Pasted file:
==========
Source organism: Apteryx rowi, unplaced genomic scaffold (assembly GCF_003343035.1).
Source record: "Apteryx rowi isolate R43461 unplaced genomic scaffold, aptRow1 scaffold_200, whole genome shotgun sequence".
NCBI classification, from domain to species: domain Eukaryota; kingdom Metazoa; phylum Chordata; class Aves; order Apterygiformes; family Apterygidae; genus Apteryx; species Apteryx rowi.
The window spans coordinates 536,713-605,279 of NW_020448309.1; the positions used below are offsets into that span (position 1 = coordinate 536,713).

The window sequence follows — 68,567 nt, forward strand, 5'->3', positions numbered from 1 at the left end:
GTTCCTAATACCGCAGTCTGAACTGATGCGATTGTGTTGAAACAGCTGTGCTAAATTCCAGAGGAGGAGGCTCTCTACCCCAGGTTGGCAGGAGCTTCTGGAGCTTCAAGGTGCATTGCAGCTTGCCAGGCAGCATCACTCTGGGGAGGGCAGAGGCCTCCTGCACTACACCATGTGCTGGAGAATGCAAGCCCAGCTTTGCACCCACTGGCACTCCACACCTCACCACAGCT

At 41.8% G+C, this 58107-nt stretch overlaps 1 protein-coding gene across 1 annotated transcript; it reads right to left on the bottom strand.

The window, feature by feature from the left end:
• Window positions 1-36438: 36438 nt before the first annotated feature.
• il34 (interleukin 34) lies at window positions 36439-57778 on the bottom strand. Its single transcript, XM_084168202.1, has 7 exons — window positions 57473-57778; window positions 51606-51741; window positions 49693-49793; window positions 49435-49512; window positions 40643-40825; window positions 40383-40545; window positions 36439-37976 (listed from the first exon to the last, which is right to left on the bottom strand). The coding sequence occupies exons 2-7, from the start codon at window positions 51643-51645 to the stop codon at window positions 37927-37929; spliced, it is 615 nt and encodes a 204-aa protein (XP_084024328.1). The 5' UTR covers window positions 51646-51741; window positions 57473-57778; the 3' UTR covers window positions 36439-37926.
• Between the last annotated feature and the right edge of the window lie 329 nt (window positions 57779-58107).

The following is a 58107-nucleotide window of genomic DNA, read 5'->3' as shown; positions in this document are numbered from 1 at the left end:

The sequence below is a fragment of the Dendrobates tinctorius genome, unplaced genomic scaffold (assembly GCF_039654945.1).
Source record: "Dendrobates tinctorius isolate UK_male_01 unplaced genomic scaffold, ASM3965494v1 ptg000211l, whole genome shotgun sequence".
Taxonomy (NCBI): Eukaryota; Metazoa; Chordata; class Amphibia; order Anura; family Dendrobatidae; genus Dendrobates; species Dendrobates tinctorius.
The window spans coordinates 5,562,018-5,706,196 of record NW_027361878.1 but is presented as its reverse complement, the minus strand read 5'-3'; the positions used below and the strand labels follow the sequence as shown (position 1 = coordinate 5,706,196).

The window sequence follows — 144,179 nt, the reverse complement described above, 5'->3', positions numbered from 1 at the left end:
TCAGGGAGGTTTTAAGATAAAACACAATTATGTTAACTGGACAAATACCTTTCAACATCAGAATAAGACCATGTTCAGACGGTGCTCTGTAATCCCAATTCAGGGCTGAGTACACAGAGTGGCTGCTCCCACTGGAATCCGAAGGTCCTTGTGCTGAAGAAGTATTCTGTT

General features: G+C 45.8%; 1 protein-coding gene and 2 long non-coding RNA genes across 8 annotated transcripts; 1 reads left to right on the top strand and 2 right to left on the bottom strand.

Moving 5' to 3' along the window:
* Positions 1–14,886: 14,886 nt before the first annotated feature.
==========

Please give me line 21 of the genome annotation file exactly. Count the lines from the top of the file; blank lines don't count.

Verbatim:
* Positions 1–14,886: 14,886 nt before the first annotated feature.